Ah, I understand. A certain large name online store needs to update their description then. They have the MKH40 listed as a super-cardioid.
Tyler Franco is offline   Reply With Quote
Old October 28th, 2008, 01:38 PM   #25
Inner Circle
 
Join Date: Mar 2005
Location: Hamilton, Ontario, Canada
Posts: 5,742
Quote:
Originally Posted by Tyler Franco View Post
Ah, I understand. A certain large name online store needs to update their description then. They have the MKH40 listed as a super-cardioid.
LOL - it happens. Here's the details straight from the horse's mouth ... Sennheiser USA - MKH40 - Product Details
__________________
Good news, Cousins! This week's chocolate ration is 15 grams!
Steve House is offline   Reply With Quote
Old October 31st, 2008, 12:41 PM   #26
DVCreators.Net
 
Join Date: Oct 2001
Location: Seattle, WA
Posts: 888
Quote:
Originally Posted by Steve House View Post
Trying to remember the references- will check my bookshelf when I get home and let you know. In general, the directivity of interference tube mics is concentrated in the mid-range ... the 416 becomes almost omni at low frequencies. Direct sound from the source arrives along the axis of the tube. Reflected sound arrives from off-axis, slightly delayed due to the longer path. The higher frequency components of the reflected wave are rejected but the lower frequencies are still audible as low frequency reverb, changing the character of the recording and giving it a hollow, recorded in a culvert, kind of sound. Couple that with the comb filtering that can result when the incoming direct sound wavefront and the slightly delayed indirect reflected wavefront collide and mix within the tube and you can have marked changes in the timbre of the sound. Hypers are not so frequency dependent in their directionality so even if there is some reverb audible it doesn't change the character of the sound as much.

Thanks Steve. I'm still learning the technical aspects about sound and find this fascinating. I would like to help others understand this concept. I think a side by side video showing a shotgun vs a hyper/super cardioid in action would help a lot of people. Can anyone think of a clear way to replicate this concept on purpose? Maybe with a highly reflective surface/room and some kind of boom box that would output certain frequencies? What do you guys think about having a little video/audio demonstration? If you'll help me script it, I can shoot it.
__________________
Guy Cochran
DVinfo Sponsor, Cool Gear - DVeStore!
Guy Cochran is offline   Reply With Quote
Old November 1st, 2008, 06:59 AM   #27
Inner Circle
 
Join Date: Nov 2004
Location: Baltimore, MD USA
Posts: 2,323
Quote:
Originally Posted by Andres Montana Duret View Post
Hi Steve,

do you know any source to read a bit more about this concept?

Regards,
Andres Montana
Even easier Andres,

I explain it on camera and you can hear and see why.
Go to my online archive,
.Mac - iDisk
Look in the Video folder and download the Ty Ford Mic Tutorial.mp4 file. It's a 28 MB file.
Use the arrow to the right of the file to download.
Regards,

Ty Ford
Ty Ford is offline   Reply With Quote
Old November 1st, 2008, 07:22 AM   #28
Inner Circle
 
Join Date: Nov 2004
Location: Baltimore, MD USA
Posts: 2,323
Quote:
Originally Posted by Steve House View Post
LOL - it happens. Here's the details straight from the horse's mouth ... Sennheiser USA - MKH40 - Product Details
Well the pattern, itself, is not the issue. The Schoeps lists the cmc641 as a supercardioid. I think they (and Sennheiser) know the differences. The issue, as Steve explained, is the interference tube.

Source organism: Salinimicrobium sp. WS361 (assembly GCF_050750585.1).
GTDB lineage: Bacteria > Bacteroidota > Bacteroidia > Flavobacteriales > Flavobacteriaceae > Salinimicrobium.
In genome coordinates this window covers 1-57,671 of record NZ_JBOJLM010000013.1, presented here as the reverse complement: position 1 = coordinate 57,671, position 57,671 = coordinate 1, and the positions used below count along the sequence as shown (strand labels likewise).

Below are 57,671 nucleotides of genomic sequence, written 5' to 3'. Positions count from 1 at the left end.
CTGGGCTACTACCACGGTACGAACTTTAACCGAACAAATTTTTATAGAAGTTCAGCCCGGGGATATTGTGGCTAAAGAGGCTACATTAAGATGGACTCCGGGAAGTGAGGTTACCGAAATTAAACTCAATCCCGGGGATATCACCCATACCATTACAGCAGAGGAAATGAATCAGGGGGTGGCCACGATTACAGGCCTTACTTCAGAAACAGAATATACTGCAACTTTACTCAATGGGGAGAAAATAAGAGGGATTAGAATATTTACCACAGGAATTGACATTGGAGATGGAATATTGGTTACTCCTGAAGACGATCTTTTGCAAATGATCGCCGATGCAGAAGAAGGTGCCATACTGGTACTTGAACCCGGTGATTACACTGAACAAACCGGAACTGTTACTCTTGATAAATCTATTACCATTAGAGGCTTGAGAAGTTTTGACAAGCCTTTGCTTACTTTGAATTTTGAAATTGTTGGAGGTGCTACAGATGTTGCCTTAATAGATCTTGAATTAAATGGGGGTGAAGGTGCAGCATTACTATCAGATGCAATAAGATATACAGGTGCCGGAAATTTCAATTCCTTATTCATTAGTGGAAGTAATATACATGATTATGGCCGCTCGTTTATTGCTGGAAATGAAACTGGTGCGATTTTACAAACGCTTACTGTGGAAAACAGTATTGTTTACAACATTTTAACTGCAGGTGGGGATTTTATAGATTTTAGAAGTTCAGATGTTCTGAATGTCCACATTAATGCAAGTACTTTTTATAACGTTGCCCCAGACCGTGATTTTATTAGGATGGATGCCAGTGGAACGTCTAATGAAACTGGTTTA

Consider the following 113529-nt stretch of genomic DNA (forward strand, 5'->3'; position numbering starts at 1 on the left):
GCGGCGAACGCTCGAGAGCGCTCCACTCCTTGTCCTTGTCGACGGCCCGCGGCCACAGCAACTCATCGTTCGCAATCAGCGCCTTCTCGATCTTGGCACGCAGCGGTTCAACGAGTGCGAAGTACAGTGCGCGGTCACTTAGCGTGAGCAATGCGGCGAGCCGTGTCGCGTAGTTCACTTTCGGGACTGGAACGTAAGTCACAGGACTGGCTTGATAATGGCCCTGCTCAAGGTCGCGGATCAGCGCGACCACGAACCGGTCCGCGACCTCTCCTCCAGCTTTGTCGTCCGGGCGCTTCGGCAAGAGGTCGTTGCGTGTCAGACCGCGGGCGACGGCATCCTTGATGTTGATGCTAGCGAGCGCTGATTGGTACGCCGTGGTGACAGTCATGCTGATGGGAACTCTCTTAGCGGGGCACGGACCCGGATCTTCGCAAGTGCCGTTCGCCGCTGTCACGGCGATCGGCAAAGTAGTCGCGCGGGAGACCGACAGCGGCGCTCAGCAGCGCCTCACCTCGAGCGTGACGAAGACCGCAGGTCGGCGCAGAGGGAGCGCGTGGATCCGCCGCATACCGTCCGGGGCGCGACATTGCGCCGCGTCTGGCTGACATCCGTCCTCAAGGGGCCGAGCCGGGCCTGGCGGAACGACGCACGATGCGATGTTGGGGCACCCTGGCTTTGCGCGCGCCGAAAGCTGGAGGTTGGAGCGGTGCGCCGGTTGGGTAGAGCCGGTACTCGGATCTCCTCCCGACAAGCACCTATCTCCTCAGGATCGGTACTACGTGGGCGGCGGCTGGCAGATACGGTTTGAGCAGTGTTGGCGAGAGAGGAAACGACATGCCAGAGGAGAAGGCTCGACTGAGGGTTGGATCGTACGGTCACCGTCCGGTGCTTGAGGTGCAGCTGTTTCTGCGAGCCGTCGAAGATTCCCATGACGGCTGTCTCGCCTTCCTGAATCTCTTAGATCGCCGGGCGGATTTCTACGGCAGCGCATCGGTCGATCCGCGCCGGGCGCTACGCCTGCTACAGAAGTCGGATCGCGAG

When is an interference tube not an interference tube? The Sanken CS-3e LOOKS like an interference tube mic, and it is....sort of, but unlike traditional interference tube mics, the main capsule is at the tip of the mic and not halfway down the tube or more. Instead there are other capsules below the Sanken CS-3e tip that help it be more directional. As such, the CS-3e does not behave like a traditional interference tube mic with one capsule halfway down the tube.

Ever been inside an interference tube mic? Below is a Sennheiser 416 and Sennheiser NTG-3 out of their skins for everyone to see. The capsule ends up being about halfway down the slotted tube.

Regards,

Ty Ford
Attached Thumbnails
Senheisser Mics Explained??-rodentg-3-mkh416-open.jpg  
Ty Ford is offline   Reply With Quote
Old November 1st, 2008, 09:31 AM   #29
Regular Crew
 
Join Date: Jul 2008
Location: Chichester UK
Posts: 167
Prssure gradient Microphones

Ty, very many thanks for that picture of a 416 separated from its tube. I had vaguely taken in that it was a pressure gradient mic from the literature, but hadn't really devoted much thought to the obvious consequence - that as the diaphragm is exposed to pressure differences existing between both sides of it as the waves pass, therefore the interference tube should be roughly symmetrical on both sides. Never too old to learn.
Nick Flowers is offline   Reply With Quote
Old November 1st, 2008, 06:00 PM   #30
Inner Circle
 
Join Date: Nov 2004
Location: Baltimore, MD USA
Posts: 2,323
Well, the real deal is that as directional as interference tube mics are at high frequencies, they are way less directional at mid and low frequencies.

How could they possibly have been used all these years? Historically, there was always someone to yell, "Quiet on the set.", before rolling. That meant there was a set; a space that had been designed (or treated) to reduce sound bounce and that there wasn't much if any other noise around the mic.

Regards,

Ty Ford
Ty Ford is offline   Reply
Reply

DV Info Net refers all where-to-buy and where-to-rent questions exclusively to these trusted full line dealers and rental houses...

Professional Video
(800) 833-4801
Portland, OR

B&H Photo Video
(866) 521-7381
New York, NY

Z.G.C.
(973) 335-4460
Mountain Lakes, NJ

Abel Cine Tech
(888) 700-4416
N.Y. NY & L.A. CA

Precision Camera
(800) 677-1023
Austin, TX

DV Info Net also encourages you to support local businesses and buy from an authorized dealer in your neighborhood.
  You are here: DV Info Net > The Tools of DV and HD Production > All Things Audio

Thread Tools Search this Thread
Search this Thread:

Advanced Search

 



Google
 

All times are GMT -6. The time now is 09:13 PM.


DV Info Net -- Real Names, Real People, Real Info!
1998-2017 The Digital Video Information Network